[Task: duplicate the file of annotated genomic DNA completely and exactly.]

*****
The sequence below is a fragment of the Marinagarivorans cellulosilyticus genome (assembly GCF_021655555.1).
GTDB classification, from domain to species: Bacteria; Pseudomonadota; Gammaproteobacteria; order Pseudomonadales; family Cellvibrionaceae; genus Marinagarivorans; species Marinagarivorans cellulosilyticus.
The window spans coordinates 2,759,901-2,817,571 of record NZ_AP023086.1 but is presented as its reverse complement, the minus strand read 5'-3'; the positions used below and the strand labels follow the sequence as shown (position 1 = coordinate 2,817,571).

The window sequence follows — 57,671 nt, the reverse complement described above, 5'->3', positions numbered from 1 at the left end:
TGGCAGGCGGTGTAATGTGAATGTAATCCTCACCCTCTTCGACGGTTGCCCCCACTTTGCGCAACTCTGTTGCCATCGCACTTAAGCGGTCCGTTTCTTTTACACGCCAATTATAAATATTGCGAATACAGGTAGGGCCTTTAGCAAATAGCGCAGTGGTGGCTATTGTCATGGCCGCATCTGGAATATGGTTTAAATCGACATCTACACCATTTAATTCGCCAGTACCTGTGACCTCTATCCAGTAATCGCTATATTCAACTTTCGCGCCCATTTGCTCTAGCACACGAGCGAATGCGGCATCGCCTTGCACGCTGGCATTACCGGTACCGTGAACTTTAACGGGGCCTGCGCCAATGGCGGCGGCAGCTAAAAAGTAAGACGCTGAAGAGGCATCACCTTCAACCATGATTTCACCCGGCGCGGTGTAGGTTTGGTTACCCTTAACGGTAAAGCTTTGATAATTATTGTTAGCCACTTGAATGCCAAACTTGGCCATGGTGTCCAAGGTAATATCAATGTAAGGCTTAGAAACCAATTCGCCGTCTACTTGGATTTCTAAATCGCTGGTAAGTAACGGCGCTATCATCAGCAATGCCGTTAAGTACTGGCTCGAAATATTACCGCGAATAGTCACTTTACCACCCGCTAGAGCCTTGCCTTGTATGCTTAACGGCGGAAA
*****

The sequence below is a fragment of the Marinagarivorans cellulosilyticus genome (assembly GCF_021655555.1).
GTDB classification, from domain to species: Bacteria; Pseudomonadota; Gammaproteobacteria; order Pseudomonadales; family Cellvibrionaceae; genus Marinagarivorans; species Marinagarivorans cellulosilyticus.
The window spans coordinates 2,759,901-2,817,571 of record NZ_AP023086.1 but is presented as its reverse complement, the minus strand read 5'-3'; the positions used below and the strand labels follow the sequence as shown (position 1 = coordinate 2,817,571).

The window sequence follows — 57,671 nt, the reverse complement described above, 5'->3', positions numbered from 1 at the left end:
TGGCAGGCGGTGTAATGTGAATGTAATCCTCACCCTCTTCGACGGTTGCCCCCACTTTGCGCAACTCTGTTGCCATCGCACTTAAGCGGTCCGTTTCTTTTACACGCCAATTATAAATATTGCGAATACAGGTAGGGCCTTTAGCAAATAGCGCAGTGGTGGCTATTGTCATGGCCGCATCTGGAATATGGTTTAAATCGACATCTACACCATTTAATTCGCCAGTACCTGTGACCTCTATCCAGTAATCGCTATATTCAACTTTCGCGCCCATTTGCTCTAGCACACGAGCGAATGCGGCATCGCCTTGCACGCTGGCATTACCGGTACCGTGAACTTTAACGGGGCCTGCGCCAATGGCGGCGGCAGCTAAAAAGTAAGACGCTGAAGAGGCATCACCTTCAACCATGATTTCACCCGGCGCGGTGTAGGTTTGGTTACCCTTAACGGTAAAGCTTTGATAATTATTGTTAGCCACTTGAATGCCAAACTTGGCCATGGTGTCCAAGGTAATATCAATGTAAGGCTTAGAAACCAATTCGCCGTCTACTTGGATTTCTAAATCGCTGGTAAGTAACGGCGCTATCATCAGCAATGCCGTTAAGTACTGGCTCGAAATATTACCGCGAATAGTCACTTTACCACCCGCTAGAGCCTTGCCTTGTATGCTTAACGGCGGAAA